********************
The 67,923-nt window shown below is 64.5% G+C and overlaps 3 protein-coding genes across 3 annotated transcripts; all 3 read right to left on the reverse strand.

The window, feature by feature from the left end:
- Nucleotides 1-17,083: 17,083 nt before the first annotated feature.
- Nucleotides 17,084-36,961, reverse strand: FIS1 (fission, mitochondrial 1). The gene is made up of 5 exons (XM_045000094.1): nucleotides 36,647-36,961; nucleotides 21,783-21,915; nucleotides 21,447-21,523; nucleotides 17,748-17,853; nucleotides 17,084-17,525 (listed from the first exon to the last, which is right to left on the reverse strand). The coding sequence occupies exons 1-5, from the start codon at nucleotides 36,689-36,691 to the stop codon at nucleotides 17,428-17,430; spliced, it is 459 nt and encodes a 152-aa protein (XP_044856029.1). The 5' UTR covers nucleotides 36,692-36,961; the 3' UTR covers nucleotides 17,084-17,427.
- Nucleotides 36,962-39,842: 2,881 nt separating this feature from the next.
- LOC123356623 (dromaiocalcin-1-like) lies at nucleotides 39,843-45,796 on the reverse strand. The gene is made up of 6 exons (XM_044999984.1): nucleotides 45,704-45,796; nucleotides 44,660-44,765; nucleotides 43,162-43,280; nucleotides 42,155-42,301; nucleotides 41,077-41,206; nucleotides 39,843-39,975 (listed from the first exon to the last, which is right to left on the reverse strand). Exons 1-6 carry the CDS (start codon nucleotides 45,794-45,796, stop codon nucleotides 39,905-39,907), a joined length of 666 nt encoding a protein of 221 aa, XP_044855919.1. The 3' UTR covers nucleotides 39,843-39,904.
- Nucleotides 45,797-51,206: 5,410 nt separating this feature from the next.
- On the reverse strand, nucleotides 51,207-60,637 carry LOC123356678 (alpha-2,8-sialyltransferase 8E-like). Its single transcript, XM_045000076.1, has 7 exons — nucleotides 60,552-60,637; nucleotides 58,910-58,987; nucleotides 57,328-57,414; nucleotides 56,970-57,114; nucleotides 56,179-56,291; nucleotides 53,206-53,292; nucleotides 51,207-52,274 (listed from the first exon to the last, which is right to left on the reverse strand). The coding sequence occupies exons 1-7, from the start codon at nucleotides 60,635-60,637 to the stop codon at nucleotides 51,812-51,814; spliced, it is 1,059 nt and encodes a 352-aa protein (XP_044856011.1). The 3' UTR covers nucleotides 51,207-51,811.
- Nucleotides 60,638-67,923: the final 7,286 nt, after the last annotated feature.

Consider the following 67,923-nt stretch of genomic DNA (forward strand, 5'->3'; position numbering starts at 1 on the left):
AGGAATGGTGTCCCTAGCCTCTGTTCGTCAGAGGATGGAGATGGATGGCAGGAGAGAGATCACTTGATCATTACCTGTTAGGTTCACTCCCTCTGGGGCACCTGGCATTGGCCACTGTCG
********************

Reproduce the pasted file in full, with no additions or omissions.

The 67,923-nt window shown below is 64.5% G+C and overlaps 3 protein-coding genes across 3 annotated transcripts; all 3 read right to left on the reverse strand.

The window, feature by feature from the left end:
- Nucleotides 1-17,083: 17,083 nt before the first annotated feature.
- Nucleotides 17,084-36,961, reverse strand: FIS1 (fission, mitochondrial 1). The gene is made up of 5 exons (XM_045000094.1): nucleotides 36,647-36,961; nucleotides 21,783-21,915; nucleotides 21,447-21,523; nucleotides 17,748-17,853; nucleotides 17,084-17,525 (listed from the first exon to the last, which is right to left on the reverse strand). The coding sequence occupies exons 1-5, from the start codon at nucleotides 36,689-36,691 to the stop codon at nucleotides 17,428-17,430; spliced, it is 459 nt and encodes a 152-aa protein (XP_044856029.1). The 5' UTR covers nucleotides 36,692-36,961; the 3' UTR covers nucleotides 17,084-17,427.
- Nucleotides 36,962-39,842: 2,881 nt separating this feature from the next.
- LOC123356623 (dromaiocalcin-1-like) lies at nucleotides 39,843-45,796 on the reverse strand. The gene is made up of 6 exons (XM_044999984.1): nucleotides 45,704-45,796; nucleotides 44,660-44,765; nucleotides 43,162-43,280; nucleotides 42,155-42,301; nucleotides 41,077-41,206; nucleotides 39,843-39,975 (listed from the first exon to the last, which is right to left on the reverse strand). Exons 1-6 carry the CDS (start codon nucleotides 45,794-45,796, stop codon nucleotides 39,905-39,907), a joined length of 666 nt encoding a protein of 221 aa, XP_044855919.1. The 3' UTR covers nucleotides 39,843-39,904.
- Nucleotides 45,797-51,206: 5,410 nt separating this feature from the next.
- On the reverse strand, nucleotides 51,207-60,637 carry LOC123356678 (alpha-2,8-sialyltransferase 8E-like). Its single transcript, XM_045000076.1, has 7 exons — nucleotides 60,552-60,637; nucleotides 58,910-58,987; nucleotides 57,328-57,414; nucleotides 56,970-57,114; nucleotides 56,179-56,291; nucleotides 53,206-53,292; nucleotides 51,207-52,274 (listed from the first exon to the last, which is right to left on the reverse strand). The coding sequence occupies exons 1-7, from the start codon at nucleotides 60,635-60,637 to the stop codon at nucleotides 51,812-51,814; spliced, it is 1,059 nt and encodes a 352-aa protein (XP_044856011.1). The 3' UTR covers nucleotides 51,207-51,811.
- Nucleotides 60,638-67,923: the final 7,286 nt, after the last annotated feature.

Consider the following 67,923-nt stretch of genomic DNA (forward strand, 5'->3'; position numbering starts at 1 on the left):
AGGAATGGTGTCCCTAGCCTCTGTTCGTCAGAGGATGGAGATGGATGGCAGGAGAGAGATCACTTGATCATTACCTGTTAGGTTCACTCCCTCTGGGGCACCTGGCATTGGCCACTGTCG